1893 – Irish Industrial Village, World’s Fair: Columbian Exposition, Chicago

Architect: L.A. McDonnell

Dedication ceremonies for the fair were held on October 21, 1892, but the fairgrounds were not actually opened to the public until May 1, 1893. The fair continued until October 30, 1893. In addition to recognizing the 400th anniversary of the discovery of the New World by Europeans, the fair also served to show the world that Chicago had risen from the ashes of the Great Chicago Fire, which had destroyed much of the city in 1871

“This week we are enabled to reproduce the preliminary sketch for the Industrial Village which it is proposed, to build at the Chicago Exhibition, and in which will be shown a number of the cottage industries of Ireland, and the people at work in the cottages at their several trades.

The general scheme is as follows : — The Village will be entered at the angle, through a gateway, or the gable-end of a Celtic church, for which a good example will be followed, the one shown in the present sketch being only imaginary, it having been prepared in haste for a committee meeting on the 9th of present month.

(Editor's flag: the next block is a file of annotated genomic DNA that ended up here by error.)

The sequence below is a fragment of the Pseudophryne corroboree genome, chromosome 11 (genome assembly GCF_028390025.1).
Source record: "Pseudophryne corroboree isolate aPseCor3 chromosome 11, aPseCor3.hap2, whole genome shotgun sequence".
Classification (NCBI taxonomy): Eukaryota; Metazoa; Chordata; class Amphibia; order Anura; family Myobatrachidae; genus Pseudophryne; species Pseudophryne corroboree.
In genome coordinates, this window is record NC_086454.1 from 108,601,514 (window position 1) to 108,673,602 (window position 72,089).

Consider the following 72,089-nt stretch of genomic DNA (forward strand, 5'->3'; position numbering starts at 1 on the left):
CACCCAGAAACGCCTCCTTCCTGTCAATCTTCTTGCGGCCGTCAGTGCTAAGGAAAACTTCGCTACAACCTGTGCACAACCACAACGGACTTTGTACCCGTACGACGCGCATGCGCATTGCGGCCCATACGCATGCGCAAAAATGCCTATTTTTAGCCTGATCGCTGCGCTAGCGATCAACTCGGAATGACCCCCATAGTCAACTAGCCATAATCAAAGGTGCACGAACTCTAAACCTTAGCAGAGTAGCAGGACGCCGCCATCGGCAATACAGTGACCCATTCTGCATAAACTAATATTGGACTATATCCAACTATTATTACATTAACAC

The cottages are entered from the right- hand side, and the plan is so arranged that one can get from cottage to cottage without going outside. At the top of the Village is placed the shop, where the produce of the workers will be sold ; and behind the shop are offices and committee-rooms.
In the corner opposite the entrance it is proposed to reproduce Donegal Castle, reducing the scale by one-quarter ; and the interior of the castle will be utilised for a lecture theatre and museum, lighted from above, the roofs being kept down between the walls, so as not to mar the ruinous, picturesque appearance of the castle from the exterior.

The trades proposed to be represented are — Dyers and Homespun Weavers, Kells Embroidery, Damask Weavers, Dairy and Butter Making, Spriggers and Sewers, Shirt- makers, Ironworkers, Stone and Wood Carving, and Stained Glass work.

The architect is Mr. Laurence A. McDonnell, 28 Lower Pembroke-street, who has been engaged by Lady Aberdeen and the committee, as soon as the plans are agreed to, to proceed to Chicago, and have the work carried out under his personal superintendence.” The Irish Builder, August 15 1892

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